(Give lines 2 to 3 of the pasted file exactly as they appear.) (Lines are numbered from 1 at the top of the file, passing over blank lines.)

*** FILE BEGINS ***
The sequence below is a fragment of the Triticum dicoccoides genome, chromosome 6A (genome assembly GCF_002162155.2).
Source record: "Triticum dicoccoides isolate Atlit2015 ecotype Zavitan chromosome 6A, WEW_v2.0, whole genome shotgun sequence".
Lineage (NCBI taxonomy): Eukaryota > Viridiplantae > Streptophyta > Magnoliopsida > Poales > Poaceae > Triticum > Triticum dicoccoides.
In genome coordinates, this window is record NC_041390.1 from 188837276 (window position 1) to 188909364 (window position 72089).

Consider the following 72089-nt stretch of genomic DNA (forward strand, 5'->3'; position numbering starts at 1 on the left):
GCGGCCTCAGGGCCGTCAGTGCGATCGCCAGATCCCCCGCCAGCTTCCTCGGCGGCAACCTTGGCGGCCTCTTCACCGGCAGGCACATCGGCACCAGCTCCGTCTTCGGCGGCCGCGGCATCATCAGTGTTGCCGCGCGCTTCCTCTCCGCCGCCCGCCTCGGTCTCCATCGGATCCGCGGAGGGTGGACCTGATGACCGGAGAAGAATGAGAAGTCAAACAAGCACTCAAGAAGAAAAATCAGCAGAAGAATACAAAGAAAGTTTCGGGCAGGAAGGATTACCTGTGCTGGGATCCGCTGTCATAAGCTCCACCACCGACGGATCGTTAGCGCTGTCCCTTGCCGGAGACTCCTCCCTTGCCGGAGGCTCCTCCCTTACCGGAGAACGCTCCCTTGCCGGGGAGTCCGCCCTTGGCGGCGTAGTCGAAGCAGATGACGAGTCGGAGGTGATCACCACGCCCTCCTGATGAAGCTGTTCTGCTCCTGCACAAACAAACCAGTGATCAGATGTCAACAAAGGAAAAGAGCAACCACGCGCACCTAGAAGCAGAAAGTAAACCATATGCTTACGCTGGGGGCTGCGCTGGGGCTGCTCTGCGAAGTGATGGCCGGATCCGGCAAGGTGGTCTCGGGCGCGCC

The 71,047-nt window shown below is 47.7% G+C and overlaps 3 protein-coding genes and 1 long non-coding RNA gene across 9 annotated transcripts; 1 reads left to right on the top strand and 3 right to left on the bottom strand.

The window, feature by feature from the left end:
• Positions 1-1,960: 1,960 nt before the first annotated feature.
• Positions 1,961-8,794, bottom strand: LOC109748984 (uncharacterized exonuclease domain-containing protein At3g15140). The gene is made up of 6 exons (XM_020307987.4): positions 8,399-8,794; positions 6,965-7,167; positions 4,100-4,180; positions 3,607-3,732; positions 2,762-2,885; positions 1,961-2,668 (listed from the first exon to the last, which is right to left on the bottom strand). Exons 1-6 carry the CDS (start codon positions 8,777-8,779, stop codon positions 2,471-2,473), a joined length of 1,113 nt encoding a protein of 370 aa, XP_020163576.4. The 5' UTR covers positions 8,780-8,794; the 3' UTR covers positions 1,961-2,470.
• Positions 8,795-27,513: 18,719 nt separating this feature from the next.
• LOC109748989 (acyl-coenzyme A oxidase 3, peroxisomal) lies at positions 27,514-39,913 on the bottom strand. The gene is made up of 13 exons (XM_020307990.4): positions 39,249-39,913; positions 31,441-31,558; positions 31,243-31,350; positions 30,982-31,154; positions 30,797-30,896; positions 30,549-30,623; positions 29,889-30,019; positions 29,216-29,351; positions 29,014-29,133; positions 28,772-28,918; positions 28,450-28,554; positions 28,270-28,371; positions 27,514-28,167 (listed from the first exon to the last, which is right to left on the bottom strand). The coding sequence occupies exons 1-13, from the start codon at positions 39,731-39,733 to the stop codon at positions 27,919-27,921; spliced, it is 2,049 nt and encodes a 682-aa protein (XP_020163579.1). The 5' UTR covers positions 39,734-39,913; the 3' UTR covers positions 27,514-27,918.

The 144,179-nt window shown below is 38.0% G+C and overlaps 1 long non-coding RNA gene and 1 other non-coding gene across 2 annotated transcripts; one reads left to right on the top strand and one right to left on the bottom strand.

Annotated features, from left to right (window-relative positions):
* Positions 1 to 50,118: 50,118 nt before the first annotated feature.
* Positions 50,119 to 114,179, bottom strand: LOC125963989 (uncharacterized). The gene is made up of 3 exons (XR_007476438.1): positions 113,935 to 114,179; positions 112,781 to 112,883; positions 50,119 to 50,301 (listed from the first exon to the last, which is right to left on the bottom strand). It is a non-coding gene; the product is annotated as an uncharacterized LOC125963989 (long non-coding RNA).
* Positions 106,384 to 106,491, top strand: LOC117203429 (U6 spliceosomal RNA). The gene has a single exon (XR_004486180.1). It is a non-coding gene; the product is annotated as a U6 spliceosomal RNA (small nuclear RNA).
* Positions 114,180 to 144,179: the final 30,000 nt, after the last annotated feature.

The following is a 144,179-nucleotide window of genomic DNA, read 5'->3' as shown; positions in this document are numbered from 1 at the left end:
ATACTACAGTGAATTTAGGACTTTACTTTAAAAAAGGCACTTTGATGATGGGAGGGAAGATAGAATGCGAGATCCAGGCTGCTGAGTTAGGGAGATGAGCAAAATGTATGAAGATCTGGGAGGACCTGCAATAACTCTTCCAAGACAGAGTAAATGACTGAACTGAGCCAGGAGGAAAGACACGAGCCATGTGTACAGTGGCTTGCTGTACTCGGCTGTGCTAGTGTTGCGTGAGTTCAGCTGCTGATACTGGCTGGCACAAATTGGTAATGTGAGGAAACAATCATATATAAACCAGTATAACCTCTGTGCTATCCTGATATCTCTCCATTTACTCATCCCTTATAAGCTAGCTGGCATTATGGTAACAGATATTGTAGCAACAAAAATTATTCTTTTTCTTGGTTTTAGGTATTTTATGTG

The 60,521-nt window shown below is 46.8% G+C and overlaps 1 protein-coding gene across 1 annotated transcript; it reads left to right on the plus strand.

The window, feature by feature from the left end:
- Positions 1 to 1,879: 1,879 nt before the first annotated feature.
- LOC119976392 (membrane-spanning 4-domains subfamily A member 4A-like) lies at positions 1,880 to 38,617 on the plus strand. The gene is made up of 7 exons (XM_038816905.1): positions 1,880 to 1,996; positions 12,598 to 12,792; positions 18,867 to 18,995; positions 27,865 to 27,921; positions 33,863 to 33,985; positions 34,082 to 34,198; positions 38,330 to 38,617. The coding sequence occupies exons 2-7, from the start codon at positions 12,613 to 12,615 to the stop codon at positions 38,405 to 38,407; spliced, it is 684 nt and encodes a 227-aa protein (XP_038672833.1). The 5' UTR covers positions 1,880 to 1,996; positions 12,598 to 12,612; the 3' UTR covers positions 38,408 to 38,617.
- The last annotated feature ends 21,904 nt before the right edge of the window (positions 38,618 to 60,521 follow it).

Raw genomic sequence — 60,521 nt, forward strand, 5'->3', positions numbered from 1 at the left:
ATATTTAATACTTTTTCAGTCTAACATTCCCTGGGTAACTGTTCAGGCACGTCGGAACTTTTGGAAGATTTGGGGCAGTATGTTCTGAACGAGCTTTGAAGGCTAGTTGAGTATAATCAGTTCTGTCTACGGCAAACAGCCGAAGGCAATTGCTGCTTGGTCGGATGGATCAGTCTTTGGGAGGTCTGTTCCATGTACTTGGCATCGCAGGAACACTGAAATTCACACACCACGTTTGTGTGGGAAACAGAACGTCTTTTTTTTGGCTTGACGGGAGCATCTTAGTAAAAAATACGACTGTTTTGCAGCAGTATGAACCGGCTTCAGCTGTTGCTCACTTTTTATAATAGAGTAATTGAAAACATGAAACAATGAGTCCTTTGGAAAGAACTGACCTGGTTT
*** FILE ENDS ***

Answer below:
Source record: "Triticum dicoccoides isolate Atlit2015 ecotype Zavitan chromosome 6A, WEW_v2.0, whole genome shotgun sequence".
Lineage (NCBI taxonomy): Eukaryota > Viridiplantae > Streptophyta > Magnoliopsida > Poales > Poaceae > Triticum > Triticum dicoccoides.